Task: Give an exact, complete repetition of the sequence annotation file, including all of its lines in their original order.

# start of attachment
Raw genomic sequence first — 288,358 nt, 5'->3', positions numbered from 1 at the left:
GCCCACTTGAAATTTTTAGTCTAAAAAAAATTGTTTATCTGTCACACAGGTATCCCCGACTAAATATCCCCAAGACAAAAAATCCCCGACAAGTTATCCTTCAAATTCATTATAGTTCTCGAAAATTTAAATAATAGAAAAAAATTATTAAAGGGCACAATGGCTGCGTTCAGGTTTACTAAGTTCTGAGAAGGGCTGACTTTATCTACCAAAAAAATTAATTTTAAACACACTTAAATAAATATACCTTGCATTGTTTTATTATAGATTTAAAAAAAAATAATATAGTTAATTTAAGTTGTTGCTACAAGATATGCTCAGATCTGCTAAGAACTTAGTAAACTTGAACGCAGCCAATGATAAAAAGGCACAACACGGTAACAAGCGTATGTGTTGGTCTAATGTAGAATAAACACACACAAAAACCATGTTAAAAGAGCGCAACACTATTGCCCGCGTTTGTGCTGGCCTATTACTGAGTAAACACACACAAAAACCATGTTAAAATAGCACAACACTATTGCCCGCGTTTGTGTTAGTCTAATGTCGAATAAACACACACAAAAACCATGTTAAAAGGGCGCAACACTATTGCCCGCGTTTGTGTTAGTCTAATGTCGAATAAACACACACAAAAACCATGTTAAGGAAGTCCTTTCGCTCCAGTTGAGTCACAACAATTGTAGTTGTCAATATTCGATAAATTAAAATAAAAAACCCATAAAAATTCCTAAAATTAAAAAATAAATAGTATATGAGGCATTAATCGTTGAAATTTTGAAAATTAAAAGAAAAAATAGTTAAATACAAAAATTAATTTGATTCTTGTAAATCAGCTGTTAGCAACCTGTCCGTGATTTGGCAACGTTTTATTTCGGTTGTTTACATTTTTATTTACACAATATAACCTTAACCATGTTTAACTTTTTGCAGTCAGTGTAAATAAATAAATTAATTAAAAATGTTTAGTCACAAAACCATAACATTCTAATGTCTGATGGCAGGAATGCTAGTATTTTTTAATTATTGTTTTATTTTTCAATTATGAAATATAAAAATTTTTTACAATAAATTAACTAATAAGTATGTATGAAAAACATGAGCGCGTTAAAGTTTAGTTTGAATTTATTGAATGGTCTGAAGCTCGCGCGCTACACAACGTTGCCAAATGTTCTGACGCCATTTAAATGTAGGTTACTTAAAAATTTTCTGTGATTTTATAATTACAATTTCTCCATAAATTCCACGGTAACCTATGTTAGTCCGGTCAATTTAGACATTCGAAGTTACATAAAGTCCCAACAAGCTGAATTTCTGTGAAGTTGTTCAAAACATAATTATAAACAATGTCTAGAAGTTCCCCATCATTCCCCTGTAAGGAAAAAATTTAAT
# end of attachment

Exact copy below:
Raw genomic sequence first — 288,358 nt, 5'->3', positions numbered from 1 at the left:
GCCCACTTGAAATTTTTAGTCTAAAAAAAATTGTTTATCTGTCACACAGGTATCCCCGACTAAATATCCCCAAGACAAAAAATCCCCGACAAGTTATCCTTCAAATTCATTATAGTTCTCGAAAATTTAAATAATAGAAAAAAATTATTAAAGGGCACAATGGCTGCGTTCAGGTTTACTAAGTTCTGAGAAGGGCTGACTTTATCTACCAAAAAAATTAATTTTAAACACACTTAAATAAATATACCTTGCATTGTTTTATTATAGATTTAAAAAAAAATAATATAGTTAATTTAAGTTGTTGCTACAAGATATGCTCAGATCTGCTAAGAACTTAGTAAACTTGAACGCAGCCAATGATAAAAAGGCACAACACGGTAACAAGCGTATGTGTTGGTCTAATGTAGAATAAACACACACAAAAACCATGTTAAAAGAGCGCAACACTATTGCCCGCGTTTGTGCTGGCCTATTACTGAGTAAACACACACAAAAACCATGTTAAAATAGCACAACACTATTGCCCGCGTTTGTGTTAGTCTAATGTCGAATAAACACACACAAAAACCATGTTAAAAGGGCGCAACACTATTGCCCGCGTTTGTGTTAGTCTAATGTCGAATAAACACACACAAAAACCATGTTAAGGAAGTCCTTTCGCTCCAGTTGAGTCACAACAATTGTAGTTGTCAATATTCGATAAATTAAAATAAAAAACCCATAAAAATTCCTAAAATTAAAAAATAAATAGTATATGAGGCATTAATCGTTGAAATTTTGAAAATTAAAAGAAAAAATAGTTAAATACAAAAATTAATTTGATTCTTGTAAATCAGCTGTTAGCAACCTGTCCGTGATTTGGCAACGTTTTATTTCGGTTGTTTACATTTTTATTTACACAATATAACCTTAACCATGTTTAACTTTTTGCAGTCAGTGTAAATAAATAAATTAATTAAAAATGTTTAGTCACAAAACCATAACATTCTAATGTCTGATGGCAGGAATGCTAGTATTTTTTAATTATTGTTTTATTTTTCAATTATGAAATATAAAAATTTTTTACAATAAATTAACTAATAAGTATGTATGAAAAACATGAGCGCGTTAAAGTTTAGTTTGAATTTATTGAATGGTCTGAAGCTCGCGCGCTACACAACGTTGCCAAATGTTCTGACGCCATTTAAATGTAGGTTACTTAAAAATTTTCTGTGATTTTATAATTACAATTTCTCCATAAATTCCACGGTAACCTATGTTAGTCCGGTCAATTTAGACATTCGAAGTTACATAAAGTCCCAACAAGCTGAATTTCTGTGAAGTTGTTCAAAACATAATTATAAACAATGTCTAGAAGTTCCCCATCATTCCCCTGTAAGGAAAAAATTTAAT